The importance of checking up on your loved ones
As you get older, the list of things you need to do and responsibilities resting on your shoulders seems to become never ending. There is pressure to give your all at work, maintain an active lifestyle, eat a healthy diet, get enough sleep, socialise with friends, keep in touch with family members and keep on top of chores.
With a long list of things to do, little things such as keeping in touch with friends and checking in with family members can end up being pushed to the bottom of your to-do list. We tell ourselves that we’ll “do it tomorrow” and then tomorrow becomes the end of the week, then before you know it weeks have passed and you still haven’t contacted the person you intended to.
Whilst it may feel difficult to put the time aside to get in contact with people it can make a huge difference to their life. A friend struggling will appreciate even a quick text message to check in on how they are doing. A grandparent living alone would love even the shortest of visits for a cup of tea. A parent run off their feet would be delighted with a homemade meal by you. Often our loved ones are going through difficult times which they don’t always feel that they can talk to someone about. Whilst they may prefer to keep these things to themselves they will notice your efforts to reach out to them and it may be the gesture they need to open up to you or to help them to feel better.
Everyone would like to think that they would notice the warning signs of the people they care about most beginning to struggle mentally, but this just simply isn’t the case in a lot of circumstances. Whilst it can be difficult to pick up on changes in someone’s mental health and wellbeing it is not difficult to reach out in small ways to show them you are there for support should they need it.
There are a range of ways you can provide support for your loved ones which vary in the time they take to do. You can take as little as a minute to send a message or up to a week of going away on a holiday together to really eliminate any distractions.
Many people struggle with finding the time to contact loved ones, so try different ways to incorporate these interactions in your everyday life, for example:
-Ring someone for a catch up on your journey to or from work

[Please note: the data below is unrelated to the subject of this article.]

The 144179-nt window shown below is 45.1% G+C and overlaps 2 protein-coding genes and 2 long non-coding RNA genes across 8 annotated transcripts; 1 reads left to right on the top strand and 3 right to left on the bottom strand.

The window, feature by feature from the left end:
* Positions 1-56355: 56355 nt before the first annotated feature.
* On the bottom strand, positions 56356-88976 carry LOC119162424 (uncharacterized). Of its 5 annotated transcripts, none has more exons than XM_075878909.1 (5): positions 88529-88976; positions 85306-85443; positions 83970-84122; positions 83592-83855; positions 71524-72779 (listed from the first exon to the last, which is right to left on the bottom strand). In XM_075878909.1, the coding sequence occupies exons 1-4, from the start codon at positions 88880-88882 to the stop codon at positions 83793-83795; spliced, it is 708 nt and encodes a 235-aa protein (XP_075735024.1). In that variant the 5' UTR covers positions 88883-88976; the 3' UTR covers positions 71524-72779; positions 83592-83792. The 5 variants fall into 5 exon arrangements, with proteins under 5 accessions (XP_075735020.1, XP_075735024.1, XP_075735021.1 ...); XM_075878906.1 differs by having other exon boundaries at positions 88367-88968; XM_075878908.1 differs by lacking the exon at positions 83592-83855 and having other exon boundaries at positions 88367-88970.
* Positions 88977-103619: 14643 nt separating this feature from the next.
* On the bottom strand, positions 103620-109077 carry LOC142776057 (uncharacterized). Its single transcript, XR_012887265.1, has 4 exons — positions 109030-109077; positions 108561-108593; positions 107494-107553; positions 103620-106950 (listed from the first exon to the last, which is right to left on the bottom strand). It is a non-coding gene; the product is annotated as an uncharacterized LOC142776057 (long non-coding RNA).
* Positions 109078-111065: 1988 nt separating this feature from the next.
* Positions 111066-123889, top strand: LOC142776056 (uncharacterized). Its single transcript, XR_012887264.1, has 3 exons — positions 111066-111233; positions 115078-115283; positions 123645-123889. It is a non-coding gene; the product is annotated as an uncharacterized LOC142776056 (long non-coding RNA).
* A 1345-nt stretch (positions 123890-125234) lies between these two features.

-Invite someone to do the shopping with you
-Ask someone round for a catch up whilst you do dinner
-Work out with a friend
For more ways to spend more time with your loved ones, visit: https://www.familiesforlife.sg/discover-an-article/Pages/30-Ways-to-Spend-More-Family-Time.aspx
The Impact of your Diet on your Mental Health.
You probably understand you should eat a healthy balanced diet to keep your body healthy, but are you aware of the additional impact your diet is having on your mental health?
The UK-based Mental Health Foundation found that less than half of the people diagnosed with mental health problems eat fresh fruit and vegetables. On the flip side of this, nearly two thirds of those not suffering mental health problems eat fresh produce regularly. So, whilst many people associate a healthy diet with a healthy physical being, it is also linked to good mental health.
It has been proven that a healthy balanced diet can:
-enhance mental clarity
-provide a more balanced mood
-protect your mind from early mental decline
There are a multitude of benefits different types of food can have on your mental health. We have put together some useful pointers on which foods are beneficial for certain mental health issues:
Nutrients which are proven to help reduce depression:
-Omega 3’s (salmon, flax seeds, walnuts, chia seeds)
-Folate (asparagus, chickpeas, lentils)
-Vitamin B12 (tuna, shrimp, milk)
-Choline (egg yolks, broccoli, sprouts)
-Magnesium (spinach, yoghurt, black beans)
-Vitamin D (fatty fish, eggs)
Antioxidants which are linked to feeling more optimistic:
Protein rich foods which will aid your body’s production of serotonin:
See more on what a healthy balanced diet consists of at: https://www.nutrition.org.uk/healthyliving/healthydiet/healthybalanceddiet.html